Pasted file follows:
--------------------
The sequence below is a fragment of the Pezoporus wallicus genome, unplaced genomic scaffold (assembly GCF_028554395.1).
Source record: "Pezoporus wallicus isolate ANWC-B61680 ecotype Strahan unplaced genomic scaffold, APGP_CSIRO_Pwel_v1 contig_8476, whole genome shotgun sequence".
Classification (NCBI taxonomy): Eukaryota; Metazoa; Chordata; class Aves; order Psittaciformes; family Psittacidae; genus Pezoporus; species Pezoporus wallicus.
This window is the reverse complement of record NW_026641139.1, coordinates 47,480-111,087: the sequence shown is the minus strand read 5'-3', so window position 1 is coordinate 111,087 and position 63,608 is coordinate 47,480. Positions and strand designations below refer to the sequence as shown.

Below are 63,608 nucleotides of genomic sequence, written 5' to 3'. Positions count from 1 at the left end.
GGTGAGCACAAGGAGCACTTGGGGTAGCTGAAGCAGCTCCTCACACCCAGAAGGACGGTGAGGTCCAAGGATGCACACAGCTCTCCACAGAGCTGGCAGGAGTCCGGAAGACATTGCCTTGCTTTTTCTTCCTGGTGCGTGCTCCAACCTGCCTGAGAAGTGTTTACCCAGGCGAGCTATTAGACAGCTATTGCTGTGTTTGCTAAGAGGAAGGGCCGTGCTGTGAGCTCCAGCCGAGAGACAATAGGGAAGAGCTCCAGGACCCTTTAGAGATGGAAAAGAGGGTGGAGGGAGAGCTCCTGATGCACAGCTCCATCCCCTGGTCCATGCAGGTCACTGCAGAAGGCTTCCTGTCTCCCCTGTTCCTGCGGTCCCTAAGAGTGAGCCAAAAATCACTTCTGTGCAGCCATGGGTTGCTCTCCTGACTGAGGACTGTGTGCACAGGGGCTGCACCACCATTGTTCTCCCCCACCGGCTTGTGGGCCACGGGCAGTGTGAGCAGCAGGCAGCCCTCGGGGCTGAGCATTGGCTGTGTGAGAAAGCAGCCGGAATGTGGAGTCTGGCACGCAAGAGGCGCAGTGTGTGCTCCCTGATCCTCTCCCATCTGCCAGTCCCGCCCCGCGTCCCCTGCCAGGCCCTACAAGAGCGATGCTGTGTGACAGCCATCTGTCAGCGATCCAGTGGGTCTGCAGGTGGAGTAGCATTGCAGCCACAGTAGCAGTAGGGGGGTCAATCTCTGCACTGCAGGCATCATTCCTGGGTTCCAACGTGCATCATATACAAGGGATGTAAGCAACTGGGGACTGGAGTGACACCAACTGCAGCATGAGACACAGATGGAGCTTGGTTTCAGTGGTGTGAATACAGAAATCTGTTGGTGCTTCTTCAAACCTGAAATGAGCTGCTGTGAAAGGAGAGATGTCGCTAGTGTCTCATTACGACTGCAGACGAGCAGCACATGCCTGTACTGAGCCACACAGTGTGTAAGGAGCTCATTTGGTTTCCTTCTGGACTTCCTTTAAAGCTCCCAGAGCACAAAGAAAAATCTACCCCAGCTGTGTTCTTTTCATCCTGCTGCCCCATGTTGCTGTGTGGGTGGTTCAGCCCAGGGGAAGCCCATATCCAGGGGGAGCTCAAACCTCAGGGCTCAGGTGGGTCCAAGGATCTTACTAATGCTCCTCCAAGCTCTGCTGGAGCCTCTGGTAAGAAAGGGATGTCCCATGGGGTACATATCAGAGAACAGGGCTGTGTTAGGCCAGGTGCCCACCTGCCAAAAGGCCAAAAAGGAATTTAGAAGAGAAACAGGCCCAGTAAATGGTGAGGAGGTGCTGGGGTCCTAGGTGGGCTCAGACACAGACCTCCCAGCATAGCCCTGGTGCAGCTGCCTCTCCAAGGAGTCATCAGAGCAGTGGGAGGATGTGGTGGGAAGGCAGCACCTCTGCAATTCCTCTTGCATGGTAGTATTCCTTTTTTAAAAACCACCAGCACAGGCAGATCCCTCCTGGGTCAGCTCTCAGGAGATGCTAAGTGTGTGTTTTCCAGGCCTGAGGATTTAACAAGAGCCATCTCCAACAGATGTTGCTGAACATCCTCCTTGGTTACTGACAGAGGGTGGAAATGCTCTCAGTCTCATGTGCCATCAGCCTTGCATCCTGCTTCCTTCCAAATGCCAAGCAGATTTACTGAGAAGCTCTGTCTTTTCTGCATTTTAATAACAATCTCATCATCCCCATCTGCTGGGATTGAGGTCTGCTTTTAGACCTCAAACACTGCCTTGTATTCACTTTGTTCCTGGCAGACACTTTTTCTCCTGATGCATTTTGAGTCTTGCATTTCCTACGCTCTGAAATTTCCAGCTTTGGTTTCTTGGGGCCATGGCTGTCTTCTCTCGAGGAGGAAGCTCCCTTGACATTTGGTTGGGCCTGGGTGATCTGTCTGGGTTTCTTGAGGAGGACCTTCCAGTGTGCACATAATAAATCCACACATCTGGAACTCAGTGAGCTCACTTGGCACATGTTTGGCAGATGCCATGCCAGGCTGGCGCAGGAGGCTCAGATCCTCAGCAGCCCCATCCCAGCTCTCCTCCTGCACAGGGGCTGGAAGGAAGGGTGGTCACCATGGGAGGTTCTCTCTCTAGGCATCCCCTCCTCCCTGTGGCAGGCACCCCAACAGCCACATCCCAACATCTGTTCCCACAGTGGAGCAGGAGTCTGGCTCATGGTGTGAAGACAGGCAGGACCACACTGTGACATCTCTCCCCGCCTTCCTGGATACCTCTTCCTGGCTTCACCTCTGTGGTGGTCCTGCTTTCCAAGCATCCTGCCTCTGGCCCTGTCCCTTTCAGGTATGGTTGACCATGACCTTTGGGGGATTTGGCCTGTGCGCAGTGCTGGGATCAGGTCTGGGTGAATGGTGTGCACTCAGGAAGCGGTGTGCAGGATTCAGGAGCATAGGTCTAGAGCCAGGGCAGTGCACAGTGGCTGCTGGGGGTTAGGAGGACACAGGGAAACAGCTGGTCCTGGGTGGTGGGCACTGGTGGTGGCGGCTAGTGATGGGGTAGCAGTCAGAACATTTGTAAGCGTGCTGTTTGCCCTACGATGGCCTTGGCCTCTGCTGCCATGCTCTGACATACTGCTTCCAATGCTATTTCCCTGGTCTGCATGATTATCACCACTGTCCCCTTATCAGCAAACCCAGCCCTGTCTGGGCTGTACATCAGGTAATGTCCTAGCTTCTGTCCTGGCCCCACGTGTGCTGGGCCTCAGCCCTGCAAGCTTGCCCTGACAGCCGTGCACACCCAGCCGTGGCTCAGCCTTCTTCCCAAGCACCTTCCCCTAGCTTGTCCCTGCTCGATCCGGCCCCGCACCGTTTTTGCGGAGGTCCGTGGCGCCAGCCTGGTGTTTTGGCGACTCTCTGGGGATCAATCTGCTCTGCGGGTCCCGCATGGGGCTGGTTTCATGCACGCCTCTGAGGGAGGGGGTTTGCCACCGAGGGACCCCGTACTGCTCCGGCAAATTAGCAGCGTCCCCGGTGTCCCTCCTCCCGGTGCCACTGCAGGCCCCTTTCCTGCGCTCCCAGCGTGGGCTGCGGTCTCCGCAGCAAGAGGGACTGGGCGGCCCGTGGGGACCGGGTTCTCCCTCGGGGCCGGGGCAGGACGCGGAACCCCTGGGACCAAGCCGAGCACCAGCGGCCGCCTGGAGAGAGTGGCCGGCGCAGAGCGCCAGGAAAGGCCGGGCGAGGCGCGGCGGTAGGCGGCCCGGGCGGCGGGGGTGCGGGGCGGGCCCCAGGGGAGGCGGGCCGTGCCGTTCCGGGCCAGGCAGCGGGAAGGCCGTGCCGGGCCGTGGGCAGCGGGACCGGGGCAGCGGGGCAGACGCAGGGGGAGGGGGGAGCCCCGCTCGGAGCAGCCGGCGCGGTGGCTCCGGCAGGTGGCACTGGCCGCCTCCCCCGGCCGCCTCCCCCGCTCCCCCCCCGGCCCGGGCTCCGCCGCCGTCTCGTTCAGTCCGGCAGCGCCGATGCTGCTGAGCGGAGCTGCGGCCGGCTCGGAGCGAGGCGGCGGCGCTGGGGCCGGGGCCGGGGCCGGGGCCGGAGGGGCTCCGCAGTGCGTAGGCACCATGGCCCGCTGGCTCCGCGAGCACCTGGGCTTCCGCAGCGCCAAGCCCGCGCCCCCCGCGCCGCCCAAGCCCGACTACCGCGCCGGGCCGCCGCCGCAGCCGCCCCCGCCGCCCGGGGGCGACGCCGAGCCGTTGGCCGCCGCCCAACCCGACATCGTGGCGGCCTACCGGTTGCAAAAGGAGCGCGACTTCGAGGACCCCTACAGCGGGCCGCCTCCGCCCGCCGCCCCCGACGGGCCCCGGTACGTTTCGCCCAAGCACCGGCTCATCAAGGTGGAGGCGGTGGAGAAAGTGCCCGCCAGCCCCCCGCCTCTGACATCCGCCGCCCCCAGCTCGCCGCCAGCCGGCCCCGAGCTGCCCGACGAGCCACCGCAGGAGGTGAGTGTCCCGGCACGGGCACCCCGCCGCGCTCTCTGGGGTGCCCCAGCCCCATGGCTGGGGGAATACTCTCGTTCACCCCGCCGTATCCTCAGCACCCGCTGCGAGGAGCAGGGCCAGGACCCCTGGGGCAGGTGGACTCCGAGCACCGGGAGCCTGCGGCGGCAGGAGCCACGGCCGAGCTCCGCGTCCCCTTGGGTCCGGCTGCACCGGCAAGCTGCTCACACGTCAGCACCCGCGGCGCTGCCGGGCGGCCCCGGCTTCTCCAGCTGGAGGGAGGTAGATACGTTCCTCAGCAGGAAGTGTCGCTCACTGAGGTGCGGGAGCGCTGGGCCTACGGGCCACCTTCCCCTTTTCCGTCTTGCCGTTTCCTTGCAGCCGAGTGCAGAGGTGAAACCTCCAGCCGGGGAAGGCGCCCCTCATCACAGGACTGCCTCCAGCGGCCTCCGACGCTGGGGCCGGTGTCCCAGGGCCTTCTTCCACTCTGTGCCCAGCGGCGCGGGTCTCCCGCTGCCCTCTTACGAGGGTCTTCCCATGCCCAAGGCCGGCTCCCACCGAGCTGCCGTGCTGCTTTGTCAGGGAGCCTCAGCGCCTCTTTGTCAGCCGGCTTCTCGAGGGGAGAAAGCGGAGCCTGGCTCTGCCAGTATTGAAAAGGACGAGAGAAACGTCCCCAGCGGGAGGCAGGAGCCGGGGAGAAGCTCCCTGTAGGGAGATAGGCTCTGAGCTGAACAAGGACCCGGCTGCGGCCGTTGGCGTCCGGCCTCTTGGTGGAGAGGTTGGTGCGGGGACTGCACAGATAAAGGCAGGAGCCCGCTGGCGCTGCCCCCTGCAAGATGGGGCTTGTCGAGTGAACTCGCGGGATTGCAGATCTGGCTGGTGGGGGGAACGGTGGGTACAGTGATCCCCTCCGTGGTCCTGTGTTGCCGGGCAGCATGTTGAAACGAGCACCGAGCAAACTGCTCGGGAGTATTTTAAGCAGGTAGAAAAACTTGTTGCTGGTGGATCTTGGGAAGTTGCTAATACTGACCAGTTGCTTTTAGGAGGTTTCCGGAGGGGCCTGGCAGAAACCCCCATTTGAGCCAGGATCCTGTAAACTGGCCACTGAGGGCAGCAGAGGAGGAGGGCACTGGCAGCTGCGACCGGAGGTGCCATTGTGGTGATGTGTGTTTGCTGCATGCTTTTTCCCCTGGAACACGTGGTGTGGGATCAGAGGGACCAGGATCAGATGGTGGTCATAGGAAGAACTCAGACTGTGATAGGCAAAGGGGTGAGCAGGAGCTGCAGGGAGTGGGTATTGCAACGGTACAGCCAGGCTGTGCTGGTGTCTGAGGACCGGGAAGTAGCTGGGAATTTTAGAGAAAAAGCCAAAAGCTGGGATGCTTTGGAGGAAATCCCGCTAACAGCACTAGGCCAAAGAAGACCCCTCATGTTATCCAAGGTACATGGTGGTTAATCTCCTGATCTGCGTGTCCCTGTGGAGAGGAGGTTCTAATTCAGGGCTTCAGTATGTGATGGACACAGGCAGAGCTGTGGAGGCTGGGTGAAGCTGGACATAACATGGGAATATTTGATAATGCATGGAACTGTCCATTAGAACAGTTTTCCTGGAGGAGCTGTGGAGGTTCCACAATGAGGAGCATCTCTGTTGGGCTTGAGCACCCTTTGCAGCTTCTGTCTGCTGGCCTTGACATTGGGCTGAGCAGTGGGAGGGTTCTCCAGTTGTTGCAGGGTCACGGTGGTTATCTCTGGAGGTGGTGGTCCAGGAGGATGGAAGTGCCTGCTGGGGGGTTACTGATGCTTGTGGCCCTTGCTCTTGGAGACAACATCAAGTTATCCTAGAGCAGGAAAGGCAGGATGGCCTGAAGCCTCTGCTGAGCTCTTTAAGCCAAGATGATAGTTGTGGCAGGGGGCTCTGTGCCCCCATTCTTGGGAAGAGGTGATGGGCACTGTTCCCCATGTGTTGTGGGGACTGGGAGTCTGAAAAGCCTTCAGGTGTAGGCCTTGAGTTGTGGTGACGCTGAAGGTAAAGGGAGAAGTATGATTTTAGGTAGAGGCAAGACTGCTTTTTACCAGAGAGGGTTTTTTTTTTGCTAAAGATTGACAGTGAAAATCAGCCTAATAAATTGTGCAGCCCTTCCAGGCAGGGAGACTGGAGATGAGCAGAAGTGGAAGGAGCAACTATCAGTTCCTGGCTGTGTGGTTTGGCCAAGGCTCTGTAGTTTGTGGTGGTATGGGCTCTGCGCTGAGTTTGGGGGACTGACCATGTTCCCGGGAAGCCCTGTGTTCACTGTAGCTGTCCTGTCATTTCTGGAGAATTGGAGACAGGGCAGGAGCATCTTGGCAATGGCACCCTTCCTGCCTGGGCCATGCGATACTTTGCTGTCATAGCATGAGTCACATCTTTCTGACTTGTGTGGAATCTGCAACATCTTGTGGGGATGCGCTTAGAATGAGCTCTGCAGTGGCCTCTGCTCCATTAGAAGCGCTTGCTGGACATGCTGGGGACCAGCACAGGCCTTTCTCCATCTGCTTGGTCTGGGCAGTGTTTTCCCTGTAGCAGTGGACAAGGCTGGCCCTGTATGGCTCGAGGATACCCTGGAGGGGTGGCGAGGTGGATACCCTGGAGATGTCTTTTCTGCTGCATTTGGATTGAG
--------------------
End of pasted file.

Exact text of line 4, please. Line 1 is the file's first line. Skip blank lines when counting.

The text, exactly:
This window is the reverse complement of record NW_026641139.1, coordinates 47,480-111,087: the sequence shown is the minus strand read 5'-3', so window position 1 is coordinate 111,087 and position 63,608 is coordinate 47,480. Positions and strand designations below refer to the sequence as shown.